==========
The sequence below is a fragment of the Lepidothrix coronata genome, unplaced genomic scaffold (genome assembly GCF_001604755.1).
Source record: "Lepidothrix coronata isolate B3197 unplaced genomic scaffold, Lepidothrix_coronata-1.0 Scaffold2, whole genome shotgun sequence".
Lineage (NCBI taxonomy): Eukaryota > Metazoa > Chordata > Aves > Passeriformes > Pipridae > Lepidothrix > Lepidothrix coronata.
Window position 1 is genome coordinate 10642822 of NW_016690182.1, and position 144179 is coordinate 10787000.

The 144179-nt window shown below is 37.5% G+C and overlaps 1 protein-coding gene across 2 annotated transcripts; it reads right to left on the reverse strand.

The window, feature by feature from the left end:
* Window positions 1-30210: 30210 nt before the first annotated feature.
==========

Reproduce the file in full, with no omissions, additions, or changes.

The sequence below is a fragment of the Lepidothrix coronata genome, unplaced genomic scaffold (genome assembly GCF_001604755.1).
Source record: "Lepidothrix coronata isolate B3197 unplaced genomic scaffold, Lepidothrix_coronata-1.0 Scaffold2, whole genome shotgun sequence".
Lineage (NCBI taxonomy): Eukaryota > Metazoa > Chordata > Aves > Passeriformes > Pipridae > Lepidothrix > Lepidothrix coronata.
Window position 1 is genome coordinate 10642822 of NW_016690182.1, and position 144179 is coordinate 10787000.

The 144179-nt window shown below is 37.5% G+C and overlaps 1 protein-coding gene across 2 annotated transcripts; it reads right to left on the reverse strand.

The window, feature by feature from the left end:
* Window positions 1-30210: 30210 nt before the first annotated feature.